BANYON: WALK UP AND DIE. NBC World Premiere Movie, 15 March 1971, Monday at 9-11pm. NBC World Premiere Movie / Warner Brothers Television. Cast: Robert Forster as Miles C. Banyon, Darren McGavin as Lieutenant Pete Cordova, Jose Ferrer as Lee Jennings, Anjanette Comer as Diane Jennings, Herb Edelman as Harry Sprague, Ann Randall as Linda. Written and Produced by Ed Adamson. Executive Producer: Richard Alan Simmons. Director: Robert Day.

BANYON Richard Forster

   NBC World Premiere Movie began in 1966 as a means for the network and the studios (it was an idea of Universal Studios) to profit from pilots for possible television series. When Banyon aired in 1971, the movie series had all ready produced twelve series for NBC, and even the failures were profitable for their studios in syndication.

   A note about the title: the movie was called Banyon, but in syndication to separate it from the series it was also known as Banyon — Walk Up and Die.

   The problem with TV Movie pilots is telling the best story is not the primary goal. Instead you need to establish premise, setting and characters for the possible weekly series while hopefully providing an entertaining drama or comedy.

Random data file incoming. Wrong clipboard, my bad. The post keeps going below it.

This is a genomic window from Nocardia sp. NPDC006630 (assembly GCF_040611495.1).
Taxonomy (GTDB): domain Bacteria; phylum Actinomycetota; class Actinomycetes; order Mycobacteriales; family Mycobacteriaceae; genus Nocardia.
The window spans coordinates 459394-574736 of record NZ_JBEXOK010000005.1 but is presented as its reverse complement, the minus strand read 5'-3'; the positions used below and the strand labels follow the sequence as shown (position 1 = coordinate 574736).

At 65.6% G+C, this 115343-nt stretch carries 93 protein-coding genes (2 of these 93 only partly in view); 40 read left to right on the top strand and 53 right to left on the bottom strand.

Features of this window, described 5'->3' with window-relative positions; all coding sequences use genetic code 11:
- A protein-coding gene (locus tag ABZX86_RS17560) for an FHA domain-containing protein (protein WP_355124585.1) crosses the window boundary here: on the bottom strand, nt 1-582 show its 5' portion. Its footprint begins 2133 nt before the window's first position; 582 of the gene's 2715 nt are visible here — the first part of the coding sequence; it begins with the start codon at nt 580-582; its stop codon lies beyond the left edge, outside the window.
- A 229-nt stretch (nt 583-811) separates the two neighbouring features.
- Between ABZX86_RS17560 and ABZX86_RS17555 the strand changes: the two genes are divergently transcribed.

For example, several scenes were forced into this story to establish the series’ comedy relief in the form of Banyon’s secretary. Banyon’s office was down the hall from Peggy Revere’s secretary school. Banyon “confesses” his passion and love for the much older Peggy (Hermione Gingold). She is not sure if he is kidding or needs a psychiatrist. They have an agreement for him to use one of her students whenever needed. This gave the young secretary-to-be some experience, and Banyon got his secretary for free.

   The opening titles attempted to establish the time (1933-1938) with newsreel photos and art. The theme by Leonard Rosenman (Combat) sounded more generic 70s than something suitable for a hardboiled PI mystery set in the 30s. However it was better than the series theme by Johnny Mandel (M*A*S*H) that only reminded us the series was a Quinn Martin Production. (Quinn Martin had no involvement with this TV movie pilot, but more on that later.)

   Irene (Deidre Daniels) is told her ex-boyfriend, mobster Victor Pappas (Ray Danton) is out of prison. Because of her involvement in sending him to jail, she fears for her life. A friend sends her to a guy who can help her. She has to introduce herself to the guy who pulls out a gun and kills her. The killer leaves, removes the fake sign on the door that had covered the office sign of Miles C. Banyon, PI.

   Meanwhile, Miles finishes another case and is sulking because he hates his job as a PI. He enters his office and finds Lieutenant Pete Cordova (Darren McGavin) waiting with the dead body. Miles barely reacts. Cordova notes the murder weapon was Miles’ gun. The Lieutenant is ex-cop Miles’ former partner and tries to play nice, but Miles still holds a grudge against Cordova and offers him no help.